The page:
One of our destinations in Ajmer city was Soni Ji ki Nasiyan. That was very close to Akbar’s fort and was situated on the present day Prithvi Raj Road, Ajmer. It took us hardly five minutes from the Akbar’s Fort to reach there. After parking the car on the side of the road, we entered the building through the side gate, which was open to public for viewing the gold-plated Ayodhya Nagri.
Soni ji ki Nasiyan is basically a Jain temple, belonging to the Digambar Sect. Rishabhdev, the first Tirthankars, was the reigning deity there. After the fall of Mughal empire in 1857, a Jain businessman in Ajmer started its construction in 1864. His name was Raibahadur Mulchand Nemichand Soni. The title “Raibahadur” is enough to understand that the said businessman was also enjoying the patronage of the British Government.
Architecture of the hall clearly reflected the influence of Anglo-Rajputana style. The use of coloured glasses and the design of doors with arches were British in my opinion. Since, the main hall of the temple was closed so we could not see the idol of the presiding deity. Moreover, the entry to the main hall was also barricaded with a yellow painted steel grill. To the right side of the barricade, there was a staircase for climbing up to the second floor to see the story and teachings of Rishabhdev in physical and symbolic forms.
On the second floor, we reached to a beautifully designed corridor. However, the corridor was made dirty due to misuse and by people, who try to immortalize themselves by writing something on the heritage monuments. But from the windows in the corridor, one could see the very beautiful craftsmanship of the Ayodhya nagri and the incidents of the life of Rishabhdev. The entire hall is full of beautiful models of different aspects of the life and teaching of Rishabhdev. The story is about establishing the Ayodhya nagri in Jambudweepa by Lord Indra, when all other worlds were destroyed. In this Ayodhya nagri, Rishabhdev was born.
The Jains literature tells us about the 16 auspicious dreams seen by the mother of Rishabhdev, before the birth of her most exalted son. His birth was very auspicious to his parents and people at large. His abhishek ceremony was held at the Sumeru Mountain. The Gods showered flowers and Kuber showered many riches during the Abhishek ceremony of Rishabhdev.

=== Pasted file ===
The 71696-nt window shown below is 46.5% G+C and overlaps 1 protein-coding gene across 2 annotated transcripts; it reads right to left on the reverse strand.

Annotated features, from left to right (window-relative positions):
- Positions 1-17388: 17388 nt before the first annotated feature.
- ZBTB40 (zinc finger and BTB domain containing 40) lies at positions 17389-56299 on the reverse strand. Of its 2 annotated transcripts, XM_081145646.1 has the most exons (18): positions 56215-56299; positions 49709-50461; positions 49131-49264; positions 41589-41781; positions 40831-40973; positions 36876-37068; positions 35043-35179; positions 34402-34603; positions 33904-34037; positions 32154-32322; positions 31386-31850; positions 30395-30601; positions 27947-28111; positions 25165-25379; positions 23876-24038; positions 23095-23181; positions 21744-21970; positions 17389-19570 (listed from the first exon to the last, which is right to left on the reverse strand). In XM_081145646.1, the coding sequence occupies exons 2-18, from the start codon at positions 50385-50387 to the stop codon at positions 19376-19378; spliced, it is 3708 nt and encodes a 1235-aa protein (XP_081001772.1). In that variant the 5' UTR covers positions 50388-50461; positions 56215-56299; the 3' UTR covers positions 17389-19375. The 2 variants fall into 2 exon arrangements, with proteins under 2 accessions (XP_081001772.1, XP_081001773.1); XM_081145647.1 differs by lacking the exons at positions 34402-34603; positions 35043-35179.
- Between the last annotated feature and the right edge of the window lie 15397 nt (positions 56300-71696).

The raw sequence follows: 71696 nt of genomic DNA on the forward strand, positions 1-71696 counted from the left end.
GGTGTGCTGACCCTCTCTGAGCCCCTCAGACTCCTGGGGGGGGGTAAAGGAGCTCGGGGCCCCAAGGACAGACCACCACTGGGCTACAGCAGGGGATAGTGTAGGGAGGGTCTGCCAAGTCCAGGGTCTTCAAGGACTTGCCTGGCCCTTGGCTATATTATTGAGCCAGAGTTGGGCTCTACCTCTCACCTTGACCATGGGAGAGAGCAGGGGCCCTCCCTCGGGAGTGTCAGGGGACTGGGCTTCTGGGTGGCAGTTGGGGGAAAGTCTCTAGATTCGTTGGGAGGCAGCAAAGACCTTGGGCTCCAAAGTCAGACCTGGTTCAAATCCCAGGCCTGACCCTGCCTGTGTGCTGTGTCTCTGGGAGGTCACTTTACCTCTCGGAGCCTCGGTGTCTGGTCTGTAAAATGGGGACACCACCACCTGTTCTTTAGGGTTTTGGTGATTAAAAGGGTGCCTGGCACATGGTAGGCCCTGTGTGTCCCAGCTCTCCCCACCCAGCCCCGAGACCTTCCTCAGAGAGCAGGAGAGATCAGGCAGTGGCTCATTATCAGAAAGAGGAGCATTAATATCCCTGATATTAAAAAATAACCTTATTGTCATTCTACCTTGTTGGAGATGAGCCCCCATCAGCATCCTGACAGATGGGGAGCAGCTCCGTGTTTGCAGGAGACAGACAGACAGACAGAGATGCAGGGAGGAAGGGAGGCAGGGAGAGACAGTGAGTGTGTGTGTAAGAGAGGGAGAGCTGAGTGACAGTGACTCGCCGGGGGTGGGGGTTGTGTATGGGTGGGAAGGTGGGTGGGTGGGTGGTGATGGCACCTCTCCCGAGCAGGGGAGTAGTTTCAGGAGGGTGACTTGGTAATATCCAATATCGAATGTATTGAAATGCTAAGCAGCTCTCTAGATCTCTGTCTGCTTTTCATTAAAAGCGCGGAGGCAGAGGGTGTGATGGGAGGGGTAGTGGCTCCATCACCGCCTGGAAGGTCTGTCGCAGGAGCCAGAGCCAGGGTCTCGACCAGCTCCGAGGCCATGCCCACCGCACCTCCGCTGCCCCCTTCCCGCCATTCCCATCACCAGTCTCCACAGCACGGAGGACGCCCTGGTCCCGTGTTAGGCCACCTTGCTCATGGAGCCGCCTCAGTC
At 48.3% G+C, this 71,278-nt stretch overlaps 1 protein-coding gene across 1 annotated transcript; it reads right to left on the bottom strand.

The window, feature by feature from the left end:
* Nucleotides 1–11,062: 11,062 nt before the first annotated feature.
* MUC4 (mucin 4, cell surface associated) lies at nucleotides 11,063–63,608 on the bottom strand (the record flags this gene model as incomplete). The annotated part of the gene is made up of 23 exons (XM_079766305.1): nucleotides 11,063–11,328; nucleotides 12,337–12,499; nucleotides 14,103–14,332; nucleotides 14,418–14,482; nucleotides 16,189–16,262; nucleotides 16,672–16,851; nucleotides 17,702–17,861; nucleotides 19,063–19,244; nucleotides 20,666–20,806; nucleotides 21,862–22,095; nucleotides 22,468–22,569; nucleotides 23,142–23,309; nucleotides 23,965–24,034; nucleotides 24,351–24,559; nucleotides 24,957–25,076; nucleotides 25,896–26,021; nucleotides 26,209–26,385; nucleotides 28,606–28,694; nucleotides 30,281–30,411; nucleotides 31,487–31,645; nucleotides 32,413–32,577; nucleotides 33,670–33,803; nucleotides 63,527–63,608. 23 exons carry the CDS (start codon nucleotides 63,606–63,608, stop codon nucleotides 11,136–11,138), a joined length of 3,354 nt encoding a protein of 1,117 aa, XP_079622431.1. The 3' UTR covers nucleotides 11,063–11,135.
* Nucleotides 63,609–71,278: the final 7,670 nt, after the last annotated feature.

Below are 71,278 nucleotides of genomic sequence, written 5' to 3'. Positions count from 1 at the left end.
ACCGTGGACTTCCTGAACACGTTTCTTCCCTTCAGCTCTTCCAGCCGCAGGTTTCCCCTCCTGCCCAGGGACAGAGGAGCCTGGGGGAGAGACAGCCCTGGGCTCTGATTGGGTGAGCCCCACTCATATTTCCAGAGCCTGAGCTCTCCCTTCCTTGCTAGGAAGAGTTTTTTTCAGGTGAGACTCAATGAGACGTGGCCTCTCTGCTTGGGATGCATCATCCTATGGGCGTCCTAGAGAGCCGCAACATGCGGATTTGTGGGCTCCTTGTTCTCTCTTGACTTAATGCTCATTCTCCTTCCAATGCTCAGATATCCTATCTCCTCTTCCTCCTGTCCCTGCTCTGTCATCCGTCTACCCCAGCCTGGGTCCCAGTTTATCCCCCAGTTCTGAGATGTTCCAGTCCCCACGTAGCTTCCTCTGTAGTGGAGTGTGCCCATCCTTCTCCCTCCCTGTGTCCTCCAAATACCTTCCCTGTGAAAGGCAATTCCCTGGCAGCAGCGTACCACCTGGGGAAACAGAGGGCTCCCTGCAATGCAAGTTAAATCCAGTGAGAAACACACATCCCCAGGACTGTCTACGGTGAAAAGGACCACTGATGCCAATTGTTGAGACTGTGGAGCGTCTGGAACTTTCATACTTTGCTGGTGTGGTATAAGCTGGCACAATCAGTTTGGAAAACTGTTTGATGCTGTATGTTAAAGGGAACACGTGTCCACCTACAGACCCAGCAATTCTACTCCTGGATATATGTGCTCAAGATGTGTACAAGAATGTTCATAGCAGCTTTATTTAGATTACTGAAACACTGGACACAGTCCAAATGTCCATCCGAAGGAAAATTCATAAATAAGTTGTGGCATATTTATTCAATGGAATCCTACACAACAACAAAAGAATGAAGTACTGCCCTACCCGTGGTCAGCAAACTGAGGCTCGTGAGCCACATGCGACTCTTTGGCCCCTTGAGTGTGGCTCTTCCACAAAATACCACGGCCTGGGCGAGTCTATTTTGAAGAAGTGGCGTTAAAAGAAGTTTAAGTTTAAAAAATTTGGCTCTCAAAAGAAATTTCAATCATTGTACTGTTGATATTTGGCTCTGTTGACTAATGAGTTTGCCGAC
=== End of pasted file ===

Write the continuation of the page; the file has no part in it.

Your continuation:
One day, Rishabhdev was watching a dance of Nilanjana (Apsara, the female spirit). During the dance itself, Nilanjana, the apsara died as her life time got over. Rishabhdev, then realized the knowledge, renounced the world and went for the Tapasya. After the tapasya, he got the ‘Kavalya gyan” at kailash Parvat.
There was a staff erected in the middle of the compound, which is called “Maanstambh”. It is 82 feet high. It was added by the Soni Family in 1953, ie., after independence. Red sandstone is extensively used in the construction of that temple. This gives the name “red temple”. The Jains call that temple as “Shree Siddhkoot Chaityalaya”.
This Ayodhya nagri was very beautiful. Entire model was gold plated. It had taken about 25 years to build the model. It is mentioned in the temple literature that a huge celebration was organized at the temple in 1895, when it got completed. Even the ceiling of the hall was glittering as gold. I stood there spellbound and started visualizing the events in the history. The temple told me in silent voice that…. “O traveller! In 1192 AD, when Prithvi Raj Chauhan was defeated, the earliest Jain Temple of Ajmer was converted into a mosque. You can see it at the site of present-day “Adhai-din-ka-jhopra. However, the spirit and teachings of Lord Mahavir could not be broken. When the time was appropriate, a new temple was constructed, which was better than the earlier one.” I understood the emotional turmoils of the era gone by and said in a feeble voice……..“O beautiful temple! Every era has something to show and something to prove. But whoever thought of you, must be a very articulate man with keen sense of beauty. I wish your beauty remains intact for many more centuries to come.”
Admiring the beautiful craftsmanship, we came out of the temple and roamed around the area outside its premises. I have written earlier that the Soni Seth was given a title of Rai Bahadur by the British. The building adjoining the Temple was really a great example of the British Architecture. It was named Raghunath Bhawan. It indicated to me that the entire area was under the patronage of British during their reign over this city.
Outside the temple, there was a shop-keeper selling “Banta drink” or “Goli soda” drink. It is quite popular in Delhi. But I did not know how the marble/goli was fixed in the bottle and how the soda drink was made. So, we stopped at his shop and requested the shop-owner to prepare the bottle for us.
I observed that a Banta drink is prepared in three steps. In the first step, the dry ingredients and lemon juice etc. was mixed with the water. That liquid mix was filled in the special bottle upto its neck.
In the second step, the bottles were tightly enclosed in the soda machine with the help of screws. The machine had the three chambers for three bottles. The size of the chambers was an exact fit with the size of the bottles.
In the third and final step, the soda machine was rotated at least three-four times. The Carbon dioxide formed inside the bottle pushed the goli/marble to the top of the neck, where the goli got stuck.
In order to drink, the goli needs to be pushed down in the bottle and the soda-water is taken out in the glass. Somewhere I had read that this system was invented in 1870s and it was in so demand at that time that the British merchants used to import special bottles from England. Anyway, the shop-owner was satisfied to get a curious customer like me. He prepared an excellent soda-water mix. After satisfying ourselves with the drink, we proceeded ahead to our next destination, i.e., “Anasagar lake”.